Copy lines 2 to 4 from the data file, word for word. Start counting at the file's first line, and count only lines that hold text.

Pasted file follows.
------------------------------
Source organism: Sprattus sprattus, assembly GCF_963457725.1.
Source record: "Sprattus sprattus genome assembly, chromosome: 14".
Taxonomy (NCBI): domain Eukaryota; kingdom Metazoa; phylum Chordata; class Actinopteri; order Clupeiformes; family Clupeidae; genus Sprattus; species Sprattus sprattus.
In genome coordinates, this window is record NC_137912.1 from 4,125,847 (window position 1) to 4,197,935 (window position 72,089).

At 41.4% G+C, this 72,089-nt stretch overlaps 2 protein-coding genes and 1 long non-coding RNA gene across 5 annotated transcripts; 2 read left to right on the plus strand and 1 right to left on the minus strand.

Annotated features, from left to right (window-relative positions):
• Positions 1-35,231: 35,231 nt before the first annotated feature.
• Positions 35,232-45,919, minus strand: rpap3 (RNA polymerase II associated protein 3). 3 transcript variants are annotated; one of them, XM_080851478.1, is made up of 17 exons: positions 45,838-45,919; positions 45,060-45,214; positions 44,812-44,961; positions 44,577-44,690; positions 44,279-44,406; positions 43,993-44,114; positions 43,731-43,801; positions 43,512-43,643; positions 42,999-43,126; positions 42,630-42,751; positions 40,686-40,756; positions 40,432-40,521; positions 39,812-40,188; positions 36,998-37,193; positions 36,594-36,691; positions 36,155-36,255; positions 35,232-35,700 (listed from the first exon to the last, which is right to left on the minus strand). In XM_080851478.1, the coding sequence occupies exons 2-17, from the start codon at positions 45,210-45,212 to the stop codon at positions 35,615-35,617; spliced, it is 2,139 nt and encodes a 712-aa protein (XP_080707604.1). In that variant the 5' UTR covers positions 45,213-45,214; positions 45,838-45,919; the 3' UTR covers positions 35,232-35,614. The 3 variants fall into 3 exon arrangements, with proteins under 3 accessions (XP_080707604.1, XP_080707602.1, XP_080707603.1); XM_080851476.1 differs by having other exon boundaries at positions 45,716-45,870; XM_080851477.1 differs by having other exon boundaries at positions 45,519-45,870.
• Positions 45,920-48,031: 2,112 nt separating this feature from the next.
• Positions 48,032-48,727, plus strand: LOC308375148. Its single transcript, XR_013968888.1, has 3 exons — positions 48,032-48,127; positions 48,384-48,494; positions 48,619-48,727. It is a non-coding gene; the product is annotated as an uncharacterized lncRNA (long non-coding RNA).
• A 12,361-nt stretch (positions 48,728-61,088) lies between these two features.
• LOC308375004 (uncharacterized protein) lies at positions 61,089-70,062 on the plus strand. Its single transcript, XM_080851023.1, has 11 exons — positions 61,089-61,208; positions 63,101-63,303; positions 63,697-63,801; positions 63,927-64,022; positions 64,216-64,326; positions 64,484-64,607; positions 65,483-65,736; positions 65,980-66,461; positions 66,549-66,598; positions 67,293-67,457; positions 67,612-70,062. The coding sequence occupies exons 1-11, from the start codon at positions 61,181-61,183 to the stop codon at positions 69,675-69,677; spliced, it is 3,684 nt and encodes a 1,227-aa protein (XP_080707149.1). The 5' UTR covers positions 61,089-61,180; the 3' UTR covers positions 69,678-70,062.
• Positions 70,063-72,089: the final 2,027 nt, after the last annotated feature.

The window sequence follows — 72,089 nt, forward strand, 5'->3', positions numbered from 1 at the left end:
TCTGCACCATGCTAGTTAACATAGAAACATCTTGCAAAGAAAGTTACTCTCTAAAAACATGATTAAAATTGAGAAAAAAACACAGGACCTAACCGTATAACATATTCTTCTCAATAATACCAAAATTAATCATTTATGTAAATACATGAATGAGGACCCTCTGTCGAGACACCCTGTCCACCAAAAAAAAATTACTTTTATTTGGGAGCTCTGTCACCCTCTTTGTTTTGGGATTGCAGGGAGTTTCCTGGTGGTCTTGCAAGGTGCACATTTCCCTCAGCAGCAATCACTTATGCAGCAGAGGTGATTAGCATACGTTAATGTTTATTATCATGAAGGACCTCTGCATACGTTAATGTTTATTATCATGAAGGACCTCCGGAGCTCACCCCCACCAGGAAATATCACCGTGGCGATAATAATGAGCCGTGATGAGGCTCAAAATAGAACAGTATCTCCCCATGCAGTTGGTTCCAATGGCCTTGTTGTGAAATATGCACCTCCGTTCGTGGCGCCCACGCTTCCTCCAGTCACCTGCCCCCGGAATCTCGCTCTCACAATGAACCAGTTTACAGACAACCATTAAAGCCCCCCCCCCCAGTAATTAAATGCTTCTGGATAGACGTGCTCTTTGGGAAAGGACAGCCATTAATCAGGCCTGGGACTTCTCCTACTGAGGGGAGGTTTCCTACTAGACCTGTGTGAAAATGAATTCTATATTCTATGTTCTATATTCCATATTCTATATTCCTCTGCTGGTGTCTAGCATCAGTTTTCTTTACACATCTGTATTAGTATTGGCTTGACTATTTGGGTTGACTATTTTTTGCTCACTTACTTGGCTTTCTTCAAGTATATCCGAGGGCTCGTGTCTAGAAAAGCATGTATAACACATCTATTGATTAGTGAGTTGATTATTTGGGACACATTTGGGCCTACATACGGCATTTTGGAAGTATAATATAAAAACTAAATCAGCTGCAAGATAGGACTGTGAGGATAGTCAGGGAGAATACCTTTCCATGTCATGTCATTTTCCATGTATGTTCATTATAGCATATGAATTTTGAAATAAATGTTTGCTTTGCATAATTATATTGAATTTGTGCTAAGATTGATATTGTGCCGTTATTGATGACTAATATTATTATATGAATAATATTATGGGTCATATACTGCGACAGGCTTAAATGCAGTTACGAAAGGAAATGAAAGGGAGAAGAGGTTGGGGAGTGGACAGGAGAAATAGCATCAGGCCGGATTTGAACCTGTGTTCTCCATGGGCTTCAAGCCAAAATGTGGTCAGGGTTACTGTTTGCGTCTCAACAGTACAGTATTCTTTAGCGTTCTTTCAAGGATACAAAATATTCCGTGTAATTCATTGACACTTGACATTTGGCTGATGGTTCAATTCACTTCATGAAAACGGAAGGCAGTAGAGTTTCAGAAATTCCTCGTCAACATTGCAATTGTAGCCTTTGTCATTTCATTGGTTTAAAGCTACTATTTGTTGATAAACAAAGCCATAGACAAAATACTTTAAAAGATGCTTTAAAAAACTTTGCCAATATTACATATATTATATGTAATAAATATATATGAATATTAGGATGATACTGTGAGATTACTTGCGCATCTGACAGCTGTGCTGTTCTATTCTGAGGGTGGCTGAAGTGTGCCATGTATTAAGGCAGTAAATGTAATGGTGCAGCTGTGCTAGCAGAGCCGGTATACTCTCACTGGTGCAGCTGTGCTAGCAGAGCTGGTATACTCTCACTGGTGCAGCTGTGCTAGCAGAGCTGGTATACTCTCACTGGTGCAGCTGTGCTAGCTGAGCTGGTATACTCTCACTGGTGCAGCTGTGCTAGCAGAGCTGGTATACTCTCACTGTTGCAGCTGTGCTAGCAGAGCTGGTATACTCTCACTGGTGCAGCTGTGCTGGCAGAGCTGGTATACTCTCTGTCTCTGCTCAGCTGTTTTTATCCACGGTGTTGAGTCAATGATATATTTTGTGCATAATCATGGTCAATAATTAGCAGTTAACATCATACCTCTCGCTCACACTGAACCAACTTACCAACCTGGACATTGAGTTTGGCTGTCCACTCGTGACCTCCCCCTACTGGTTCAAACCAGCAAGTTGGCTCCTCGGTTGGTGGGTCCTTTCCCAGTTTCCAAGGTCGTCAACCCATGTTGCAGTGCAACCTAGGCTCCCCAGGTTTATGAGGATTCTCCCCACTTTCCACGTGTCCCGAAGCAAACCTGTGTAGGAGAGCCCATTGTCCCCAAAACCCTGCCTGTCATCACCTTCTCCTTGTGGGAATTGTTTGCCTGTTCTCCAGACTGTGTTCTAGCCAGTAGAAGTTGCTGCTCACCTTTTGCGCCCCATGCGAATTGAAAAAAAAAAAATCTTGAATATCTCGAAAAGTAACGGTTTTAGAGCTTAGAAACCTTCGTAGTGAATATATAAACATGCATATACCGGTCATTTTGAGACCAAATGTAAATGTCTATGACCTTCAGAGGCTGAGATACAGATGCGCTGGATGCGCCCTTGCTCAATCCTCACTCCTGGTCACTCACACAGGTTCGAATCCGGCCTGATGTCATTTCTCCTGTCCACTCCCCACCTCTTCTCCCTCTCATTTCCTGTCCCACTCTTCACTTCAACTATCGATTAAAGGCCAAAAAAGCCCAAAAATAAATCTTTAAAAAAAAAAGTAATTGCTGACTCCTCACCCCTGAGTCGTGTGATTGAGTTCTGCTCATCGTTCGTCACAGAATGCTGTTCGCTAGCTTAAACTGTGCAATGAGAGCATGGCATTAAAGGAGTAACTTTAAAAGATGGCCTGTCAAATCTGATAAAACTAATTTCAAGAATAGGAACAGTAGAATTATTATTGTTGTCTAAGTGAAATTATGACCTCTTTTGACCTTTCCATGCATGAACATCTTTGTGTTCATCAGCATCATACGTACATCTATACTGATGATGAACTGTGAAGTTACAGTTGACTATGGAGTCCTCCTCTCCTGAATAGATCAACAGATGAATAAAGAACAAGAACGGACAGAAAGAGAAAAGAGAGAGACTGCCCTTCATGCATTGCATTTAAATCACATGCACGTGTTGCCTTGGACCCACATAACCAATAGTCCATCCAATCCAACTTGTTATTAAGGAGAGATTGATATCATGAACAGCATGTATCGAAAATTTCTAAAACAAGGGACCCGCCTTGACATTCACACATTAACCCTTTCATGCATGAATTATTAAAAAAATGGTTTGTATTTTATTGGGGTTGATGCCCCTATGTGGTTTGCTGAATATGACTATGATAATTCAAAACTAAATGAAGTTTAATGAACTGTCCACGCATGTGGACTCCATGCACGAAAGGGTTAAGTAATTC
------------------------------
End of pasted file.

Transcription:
Source record: "Sprattus sprattus genome assembly, chromosome: 14".
Taxonomy (NCBI): domain Eukaryota; kingdom Metazoa; phylum Chordata; class Actinopteri; order Clupeiformes; family Clupeidae; genus Sprattus; species Sprattus sprattus.
In genome coordinates, this window is record NC_137912.1 from 4,125,847 (window position 1) to 4,197,935 (window position 72,089).